Archive for the ‘Gardening Care’ Category

Sod Choice for a Yard with Various Shade Conditions

Thursday, March 27th, 2014

Before adding sod to your yard, it’s essential that you assess the amount of sunlight that will reach the grass in each area of the yard. For this, you need to understand the various criteria for judging light levels, and how those light levels impact the sod.

Full Sunshine
Full sunshine usually means eight to nine hours of sun directly on the yard. Between sunrise and sunset there is no relief to the unrelenting sunshine. There are no trees to filter the sunlight at all.

Light Shade
This is considered to be approximately six hours of sunshine partially obscured by trees or other thin foliage. It could also mean less than six hours of sunshine unfiltered by any shade. Side yards usually have light shade since the house can block some of the sunshine.

Partial Shade
Partial shade means that the sun is filtered through trees or other foliage for eight hours a day. It could also mean that the yard is in direct sunlight for less than four hours. Backyards with many trees are usually yards that are considered partial shade.

This means the sun is always filtered through some kind of foliage, or it’s direct in the yard less than three hours per day. Yards that are filled with trees are considered shaded.

Dense Shade
Shade from a dense tree or between buildings will make it impossible for grass to grow. Dense shade means no sun reaches the ground at all.

Grasses that grow in full sunshine often will not grow in very shady areas. The grass can become patchy when the yard has areas of dense or heavy shade along with areas with full sunshine.

Kentucky Bluegrass
This type of grass will grow in extreme temperatures as well as full sunshine to light shade. It will not grow well in partial shade or extremely damp, boggy soils. The sod is strong and dense making it easy to cultivate. It’s a cool season grass so it does well in the winter.

Fine Fescue
Fine Fescue is another cool season grass that grows well in the shade and is very tolerant of drought. It does not require much fertilizer, but doesn’t stand up to heavy foot traffic. It’s great partially shady areas as well as being perfect for acidic soils.

St. Augustine Grass
This warm season grass has a high tolerance for both shade and full sunlight depending on the cultivar. Sevill and Captiva can handle five to six hours of full sunshine.

It’s important to note that each section of yard needs different irrigation and fertilizer applications. Grass growing in the shade needs less water than grass in full sunshine. Take that into consideration when installing grass.

Not only is it essential that grass in each area is treated differently, the grass growing in shady area has added stress that should be monitored. The grass growing in light shade is often fighting with trees and bushes for root space. Tree roots can spread far into the lawn, so remember that if problems start to arise.


Trey Palmer is the owner of Palmer’s Turf Nursery, a Tennessee sod farm since 1994.

Top Three Home Maintenance Tasks for the Fall

Thursday, November 14th, 2013

Fall is here, which means one thing for homeowners: it’s time to do a little bit of maintenance. When fall strolls along, it is quite common to experience some unpleasant outdoor excursions, such as piles upon piles of leaves. (It’s a good thing you have a leaf mulcher.) During the fall, you will want to make sure that your home looks just as fabulous and updated as it did over the summer. With these three tips, you can keep your home from looking like an eyesore this year.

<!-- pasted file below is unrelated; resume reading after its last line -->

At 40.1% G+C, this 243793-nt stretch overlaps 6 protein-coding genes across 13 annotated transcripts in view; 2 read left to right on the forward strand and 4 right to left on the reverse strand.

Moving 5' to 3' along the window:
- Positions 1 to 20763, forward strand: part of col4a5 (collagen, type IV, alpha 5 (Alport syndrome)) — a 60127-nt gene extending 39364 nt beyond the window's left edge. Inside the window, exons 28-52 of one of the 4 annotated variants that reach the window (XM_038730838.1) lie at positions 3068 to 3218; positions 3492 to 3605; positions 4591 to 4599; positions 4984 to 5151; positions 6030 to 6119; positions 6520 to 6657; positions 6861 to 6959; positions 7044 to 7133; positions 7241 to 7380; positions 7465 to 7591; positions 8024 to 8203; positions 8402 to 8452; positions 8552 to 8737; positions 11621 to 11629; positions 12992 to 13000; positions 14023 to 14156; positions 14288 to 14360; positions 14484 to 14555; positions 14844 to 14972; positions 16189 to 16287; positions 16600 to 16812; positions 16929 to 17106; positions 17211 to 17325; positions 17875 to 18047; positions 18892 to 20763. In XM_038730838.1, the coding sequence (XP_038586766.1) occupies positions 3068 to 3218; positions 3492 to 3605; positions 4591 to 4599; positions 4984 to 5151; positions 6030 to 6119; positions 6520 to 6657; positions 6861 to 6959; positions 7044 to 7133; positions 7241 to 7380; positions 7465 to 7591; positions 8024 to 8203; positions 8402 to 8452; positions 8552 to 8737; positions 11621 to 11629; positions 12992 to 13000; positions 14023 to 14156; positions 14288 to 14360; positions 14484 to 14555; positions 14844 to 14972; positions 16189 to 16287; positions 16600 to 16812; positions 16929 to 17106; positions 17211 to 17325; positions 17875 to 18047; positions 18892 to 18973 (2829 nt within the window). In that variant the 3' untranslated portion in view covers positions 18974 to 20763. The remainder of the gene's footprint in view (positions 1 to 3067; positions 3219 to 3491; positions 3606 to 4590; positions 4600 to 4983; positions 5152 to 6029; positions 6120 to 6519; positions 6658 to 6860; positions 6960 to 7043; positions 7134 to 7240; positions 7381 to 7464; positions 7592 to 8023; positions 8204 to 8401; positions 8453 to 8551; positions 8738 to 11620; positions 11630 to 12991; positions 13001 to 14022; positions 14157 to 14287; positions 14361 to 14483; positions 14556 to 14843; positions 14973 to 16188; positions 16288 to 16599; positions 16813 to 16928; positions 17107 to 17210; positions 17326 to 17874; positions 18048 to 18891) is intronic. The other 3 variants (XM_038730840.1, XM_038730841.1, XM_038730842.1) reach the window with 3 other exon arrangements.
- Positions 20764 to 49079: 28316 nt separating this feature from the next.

1. Take care of the leaves. This is the time of year where leaves accumulate at their absolute highest. Although it’s nice to take a peek at some gorgeous fall leaves, it’s also important to keep your home updated. When leaves start to pile up, you will want an efficient lawn mulcher which will keep the leaves away. Here are a few qualities to look for if you don’t own a leaf mulcher


• A clog-free vacuum system

• Ensure that it is made of an elastomer
• Something which is portable and is easily placed in any part of the home

A leaf mulcher will take you far. Don’t let the leaves get you down this year—take control! Plus, your home will look infinitely better without all of those leaves. Your leaves can become a safety hazard not only for yourself, but for any trick-or-treaters who attempt to walk up to your home this year.

2. Inspect your roof. It’s particularly important to check your roof in the event that you have experienced some heavy rains or winds this year. Look for cracks or any openings in your roof. There are many different ways your roof can experience damage, such as:

• Tree branches and limbs falling on the roof
• Buildup of debris
• Animals (such as woodpeckers or raccoons)
• Severe weather or storms

One of the reasons why checking out to see if your roof is in good working condition is because winter brings in heavier and less tolerable weather. Check up on your roof as soon as possible to avoid any additional issues later on.

3. Clean out your gutters and downspouts. Having your gutters cleaned out during the fall will prove to be beneficial to your home later on. In fact, fall is a prime time to have your gutters inspected. It is a much better idea to have you gutters cleaned out during fall so that you won’t have to suffer from thousands worth of damage later on. When your gutters are clogged up, there will be an excessive flow of water which can damage the side of your home, including its painting. 

Maintaining your home is crucial, especially when another season is about to arise. With winter just a month or so away, updating your home now can save you tons later on. It is easy to get rid of the leaves in front of your home, but having your roof and your gutters inspected will make a tremendous difference in the costs that will arise in winter.